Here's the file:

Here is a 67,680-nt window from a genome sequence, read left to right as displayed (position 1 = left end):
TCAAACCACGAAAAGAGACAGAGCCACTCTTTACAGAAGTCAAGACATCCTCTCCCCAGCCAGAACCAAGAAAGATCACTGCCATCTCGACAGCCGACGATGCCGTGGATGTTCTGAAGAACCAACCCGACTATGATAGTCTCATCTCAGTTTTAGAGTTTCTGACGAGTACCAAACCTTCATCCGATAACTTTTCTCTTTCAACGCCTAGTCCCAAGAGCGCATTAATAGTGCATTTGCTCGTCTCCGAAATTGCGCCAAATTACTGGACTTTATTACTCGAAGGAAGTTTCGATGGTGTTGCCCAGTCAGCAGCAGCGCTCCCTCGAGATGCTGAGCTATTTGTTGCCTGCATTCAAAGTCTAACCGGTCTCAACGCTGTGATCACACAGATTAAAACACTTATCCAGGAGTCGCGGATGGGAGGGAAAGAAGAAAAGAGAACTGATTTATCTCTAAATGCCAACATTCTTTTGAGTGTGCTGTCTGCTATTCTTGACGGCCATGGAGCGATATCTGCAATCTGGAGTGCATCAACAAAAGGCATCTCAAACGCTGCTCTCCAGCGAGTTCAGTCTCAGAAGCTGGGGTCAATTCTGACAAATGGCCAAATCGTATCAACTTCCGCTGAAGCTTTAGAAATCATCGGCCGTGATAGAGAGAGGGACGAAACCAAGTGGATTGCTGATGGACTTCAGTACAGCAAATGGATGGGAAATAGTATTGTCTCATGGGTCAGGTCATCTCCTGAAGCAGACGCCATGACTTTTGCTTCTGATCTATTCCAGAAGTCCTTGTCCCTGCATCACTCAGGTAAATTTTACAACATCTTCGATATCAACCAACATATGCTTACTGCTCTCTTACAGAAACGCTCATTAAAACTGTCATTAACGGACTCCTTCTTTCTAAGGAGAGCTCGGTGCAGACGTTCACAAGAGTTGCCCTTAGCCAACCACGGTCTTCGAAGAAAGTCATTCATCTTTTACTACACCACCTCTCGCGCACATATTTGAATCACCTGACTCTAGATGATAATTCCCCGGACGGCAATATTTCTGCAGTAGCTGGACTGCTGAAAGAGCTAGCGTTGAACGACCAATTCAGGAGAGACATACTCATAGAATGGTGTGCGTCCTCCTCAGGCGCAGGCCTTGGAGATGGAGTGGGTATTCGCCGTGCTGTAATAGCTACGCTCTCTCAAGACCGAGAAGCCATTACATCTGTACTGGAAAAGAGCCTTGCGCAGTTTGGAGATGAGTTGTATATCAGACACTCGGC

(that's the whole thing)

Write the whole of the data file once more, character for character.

Here is a 67,680-nt window from a genome sequence, read left to right as displayed (position 1 = left end):
TCAAACCACGAAAAGAGACAGAGCCACTCTTTACAGAAGTCAAGACATCCTCTCCCCAGCCAGAACCAAGAAAGATCACTGCCATCTCGACAGCCGACGATGCCGTGGATGTTCTGAAGAACCAACCCGACTATGATAGTCTCATCTCAGTTTTAGAGTTTCTGACGAGTACCAAACCTTCATCCGATAACTTTTCTCTTTCAACGCCTAGTCCCAAGAGCGCATTAATAGTGCATTTGCTCGTCTCCGAAATTGCGCCAAATTACTGGACTTTATTACTCGAAGGAAGTTTCGATGGTGTTGCCCAGTCAGCAGCAGCGCTCCCTCGAGATGCTGAGCTATTTGTTGCCTGCATTCAAAGTCTAACCGGTCTCAACGCTGTGATCACACAGATTAAAACACTTATCCAGGAGTCGCGGATGGGAGGGAAAGAAGAAAAGAGAACTGATTTATCTCTAAATGCCAACATTCTTTTGAGTGTGCTGTCTGCTATTCTTGACGGCCATGGAGCGATATCTGCAATCTGGAGTGCATCAACAAAAGGCATCTCAAACGCTGCTCTCCAGCGAGTTCAGTCTCAGAAGCTGGGGTCAATTCTGACAAATGGCCAAATCGTATCAACTTCCGCTGAAGCTTTAGAAATCATCGGCCGTGATAGAGAGAGGGACGAAACCAAGTGGATTGCTGATGGACTTCAGTACAGCAAATGGATGGGAAATAGTATTGTCTCATGGGTCAGGTCATCTCCTGAAGCAGACGCCATGACTTTTGCTTCTGATCTATTCCAGAAGTCCTTGTCCCTGCATCACTCAGGTAAATTTTACAACATCTTCGATATCAACCAACATATGCTTACTGCTCTCTTACAGAAACGCTCATTAAAACTGTCATTAACGGACTCCTTCTTTCTAAGGAGAGCTCGGTGCAGACGTTCACAAGAGTTGCCCTTAGCCAACCACGGTCTTCGAAGAAAGTCATTCATCTTTTACTACACCACCTCTCGCGCACATATTTGAATCACCTGACTCTAGATGATAATTCCCCGGACGGCAATATTTCTGCAGTAGCTGGACTGCTGAAAGAGCTAGCGTTGAACGACCAATTCAGGAGAGACATACTCATAGAATGGTGTGCGTCCTCCTCAGGCGCAGGCCTTGGAGATGGAGTGGGTATTCGCCGTGCTGTAATAGCTACGCTCTCTCAAGACCGAGAAGCCATTACATCTGTACTGGAAAAGAGCCTTGCGCAGTTTGGAGATGAGTTGTATATCAGACACTCGGC